Immortal Hulk #36 Review

by Charles Martin on August 12, 2020

Immortal Hulk #36 Review
Writer: Al Ewing
Penciller: Joe Bennett
Inker: Ruy José
Colourist: Matt Milla
Letterer: Cory Petit
Publisher: Marvel Comics

I hope everybody enjoyed that little hope spot in #35 where folks treated the Savage Hulk like a hero. Because, hoo boy, does the Gamma hit the fan in #36.

Immortal Hulk #36 chronicles the immediate aftermath of the Hulk getting turned into a living Gamma-bomb by the Leader-in-Rick-Jones. Both of them survive. A lot of the admiring folks do not.

It's a perfect catastrophe that Gamma Flight uses as a pretext to try and capture the Hulk, and things do not go well for them. Jack McGee is the sideline Cassandra fruitlessly pointing out they're attacking at the one time the Hulk is open to reason -- but that window slams closed fast enough.

That little plot precis covers almost the entire issue. It also shows Doc Samson running into Yet Another Problem back at Shadow Base, extending the issue's flawless air of doom and futility throughout the whole cast.

Between the fast pace, splashy art, and sound but laconic dialogue, it's slightly tempting to downrate this issue's script. While Al Ewing's writing here is definitely good, this is not the first issue you'd turn to prove his greatness.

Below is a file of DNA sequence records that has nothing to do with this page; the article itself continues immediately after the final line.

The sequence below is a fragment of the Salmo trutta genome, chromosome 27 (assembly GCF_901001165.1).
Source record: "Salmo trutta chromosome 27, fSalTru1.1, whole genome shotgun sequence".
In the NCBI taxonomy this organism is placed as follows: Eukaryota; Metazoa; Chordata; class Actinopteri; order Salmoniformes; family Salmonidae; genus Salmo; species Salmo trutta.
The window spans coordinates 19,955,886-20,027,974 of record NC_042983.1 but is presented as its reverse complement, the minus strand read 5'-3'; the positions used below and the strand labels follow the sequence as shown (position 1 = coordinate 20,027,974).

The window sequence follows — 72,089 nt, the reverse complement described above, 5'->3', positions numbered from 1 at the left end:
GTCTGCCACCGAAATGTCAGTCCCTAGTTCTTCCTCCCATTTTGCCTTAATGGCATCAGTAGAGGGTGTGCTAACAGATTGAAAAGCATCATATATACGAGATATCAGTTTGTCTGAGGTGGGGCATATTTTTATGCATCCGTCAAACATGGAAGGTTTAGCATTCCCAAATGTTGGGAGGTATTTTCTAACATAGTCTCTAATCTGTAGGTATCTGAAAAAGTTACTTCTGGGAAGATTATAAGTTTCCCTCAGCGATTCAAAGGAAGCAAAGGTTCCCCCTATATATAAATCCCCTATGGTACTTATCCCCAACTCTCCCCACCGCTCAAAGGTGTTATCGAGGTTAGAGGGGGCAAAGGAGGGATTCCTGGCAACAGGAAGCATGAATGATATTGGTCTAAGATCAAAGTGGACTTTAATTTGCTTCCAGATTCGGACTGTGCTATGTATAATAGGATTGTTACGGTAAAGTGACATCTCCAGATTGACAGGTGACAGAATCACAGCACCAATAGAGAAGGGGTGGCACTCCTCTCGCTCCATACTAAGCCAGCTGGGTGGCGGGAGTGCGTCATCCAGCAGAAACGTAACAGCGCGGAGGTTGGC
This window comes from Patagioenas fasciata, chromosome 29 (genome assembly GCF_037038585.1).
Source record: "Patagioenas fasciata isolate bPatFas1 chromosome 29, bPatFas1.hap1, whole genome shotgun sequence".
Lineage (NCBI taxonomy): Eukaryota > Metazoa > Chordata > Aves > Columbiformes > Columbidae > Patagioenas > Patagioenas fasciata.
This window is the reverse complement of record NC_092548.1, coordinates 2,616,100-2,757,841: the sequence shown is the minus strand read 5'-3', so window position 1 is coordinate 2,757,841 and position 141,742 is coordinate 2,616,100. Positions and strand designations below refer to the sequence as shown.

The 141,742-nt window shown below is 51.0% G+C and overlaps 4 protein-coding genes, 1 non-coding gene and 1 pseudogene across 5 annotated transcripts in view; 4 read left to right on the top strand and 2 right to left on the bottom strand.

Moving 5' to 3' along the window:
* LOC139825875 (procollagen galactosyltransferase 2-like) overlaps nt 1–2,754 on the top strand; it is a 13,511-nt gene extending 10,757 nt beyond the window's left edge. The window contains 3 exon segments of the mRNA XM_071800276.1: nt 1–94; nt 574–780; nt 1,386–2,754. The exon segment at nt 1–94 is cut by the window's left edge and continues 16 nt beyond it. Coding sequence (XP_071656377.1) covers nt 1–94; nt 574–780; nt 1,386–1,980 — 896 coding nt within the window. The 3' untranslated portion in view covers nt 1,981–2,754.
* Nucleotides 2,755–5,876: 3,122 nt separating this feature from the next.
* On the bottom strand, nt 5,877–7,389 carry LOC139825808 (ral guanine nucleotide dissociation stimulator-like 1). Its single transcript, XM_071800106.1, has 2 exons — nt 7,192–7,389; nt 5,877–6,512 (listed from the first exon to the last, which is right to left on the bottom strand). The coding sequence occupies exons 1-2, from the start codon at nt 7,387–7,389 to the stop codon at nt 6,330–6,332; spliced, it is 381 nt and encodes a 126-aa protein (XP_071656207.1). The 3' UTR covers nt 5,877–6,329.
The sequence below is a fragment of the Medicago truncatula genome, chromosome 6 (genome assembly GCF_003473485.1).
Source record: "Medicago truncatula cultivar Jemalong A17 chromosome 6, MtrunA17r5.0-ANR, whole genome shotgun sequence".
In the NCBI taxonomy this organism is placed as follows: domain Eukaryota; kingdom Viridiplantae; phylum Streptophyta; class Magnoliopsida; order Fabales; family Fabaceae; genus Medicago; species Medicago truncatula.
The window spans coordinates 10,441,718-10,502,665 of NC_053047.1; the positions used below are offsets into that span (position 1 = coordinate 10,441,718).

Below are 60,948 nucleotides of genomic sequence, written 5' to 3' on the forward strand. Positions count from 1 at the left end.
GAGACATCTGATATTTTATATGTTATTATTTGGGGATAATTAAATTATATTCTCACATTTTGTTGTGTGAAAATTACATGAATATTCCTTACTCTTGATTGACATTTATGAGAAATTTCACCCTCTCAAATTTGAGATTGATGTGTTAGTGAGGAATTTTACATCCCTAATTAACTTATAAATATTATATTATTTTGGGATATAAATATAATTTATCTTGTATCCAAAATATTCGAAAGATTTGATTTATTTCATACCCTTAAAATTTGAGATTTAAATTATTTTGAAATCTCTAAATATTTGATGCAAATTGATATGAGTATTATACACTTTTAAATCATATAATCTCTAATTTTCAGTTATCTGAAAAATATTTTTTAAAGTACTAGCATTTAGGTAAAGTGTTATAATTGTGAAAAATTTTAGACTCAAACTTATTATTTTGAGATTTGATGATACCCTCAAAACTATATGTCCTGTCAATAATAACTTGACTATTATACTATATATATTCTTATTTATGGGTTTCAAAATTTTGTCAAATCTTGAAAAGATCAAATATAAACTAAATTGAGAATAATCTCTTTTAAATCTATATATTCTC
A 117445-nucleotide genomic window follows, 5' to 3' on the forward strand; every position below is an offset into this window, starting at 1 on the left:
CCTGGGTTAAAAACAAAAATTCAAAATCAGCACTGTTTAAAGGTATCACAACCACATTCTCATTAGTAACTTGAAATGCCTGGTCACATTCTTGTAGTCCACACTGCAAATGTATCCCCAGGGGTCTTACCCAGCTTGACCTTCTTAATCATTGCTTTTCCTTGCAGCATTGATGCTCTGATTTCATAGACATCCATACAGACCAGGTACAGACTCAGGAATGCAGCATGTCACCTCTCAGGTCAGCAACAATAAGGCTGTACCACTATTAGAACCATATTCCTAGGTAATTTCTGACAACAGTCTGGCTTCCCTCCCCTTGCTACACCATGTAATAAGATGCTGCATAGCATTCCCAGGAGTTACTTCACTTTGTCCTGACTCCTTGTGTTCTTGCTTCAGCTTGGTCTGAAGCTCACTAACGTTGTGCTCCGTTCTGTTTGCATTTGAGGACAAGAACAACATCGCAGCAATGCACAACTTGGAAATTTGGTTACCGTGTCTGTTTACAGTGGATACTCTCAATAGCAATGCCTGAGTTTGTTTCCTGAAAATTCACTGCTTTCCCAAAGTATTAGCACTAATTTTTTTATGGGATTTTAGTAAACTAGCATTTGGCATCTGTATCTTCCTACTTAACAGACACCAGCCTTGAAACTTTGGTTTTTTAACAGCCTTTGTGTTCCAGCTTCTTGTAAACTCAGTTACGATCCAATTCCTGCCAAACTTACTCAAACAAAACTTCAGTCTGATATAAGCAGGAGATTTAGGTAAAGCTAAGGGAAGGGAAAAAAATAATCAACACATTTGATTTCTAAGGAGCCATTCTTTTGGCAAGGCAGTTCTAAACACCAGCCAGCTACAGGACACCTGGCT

But that's OK. Not every issue needs to be a philosophical, political, or intellectual tour-de-force. This is the Immortal Hulk. Sometimes it's about big ideas.

And sometimes it's about horrific Gamma monsters causing death, dismemberment, and more property damage than a kaiju attack.

This is one of those issues.

Just in time for Joe Bennett to resume the pencilling duties! And he has not gotten rusty during his brief break from this title. His human characters and his Savage Hulk remain perfectly satisfying. But good Lord, he also has some terrifying novelties to throw at us. New mutations, new hardware, new bits of body horror perfectly suited to stirring up some nightmares.

Matt Milla's colours sell the sudden smoke-cloud darkness of the setting without surrendering any brightness. They lend depth to the characters, and Mr. Milla does especially well with a smoky brown-green mix to portray Crusher Creel's latest evolution.

I may even need to upgrade that "good but not great" opinion of the script. A big part of the simplicity of the prose stems from the Savage Hulk being center-stage at almost all times. His vocabulary ain't the biggest, but that doesn't mean his words aren't powerful. Poor Savage Hulk! The trauma from #35 and this issue's developments throw him hard into a classic Len Wein-era "Leave Hulk alone!" mode.

Poor guy. His odds of being left alone are not looking good.

Immortal Hulk #36 tables most of the title's intellectual profundity, devoting itself instead to body horror and thrilling action. The pace is pretty fast, but the quality of the horror and action -- thanks mainly to the expert art talents of Joe Bennett -- is absolutely top of the line.

Our Score:


A Look Inside


Charles Martin's picture
The dialogue provided for "Rick Jones" was ever-so-slightly disappointing.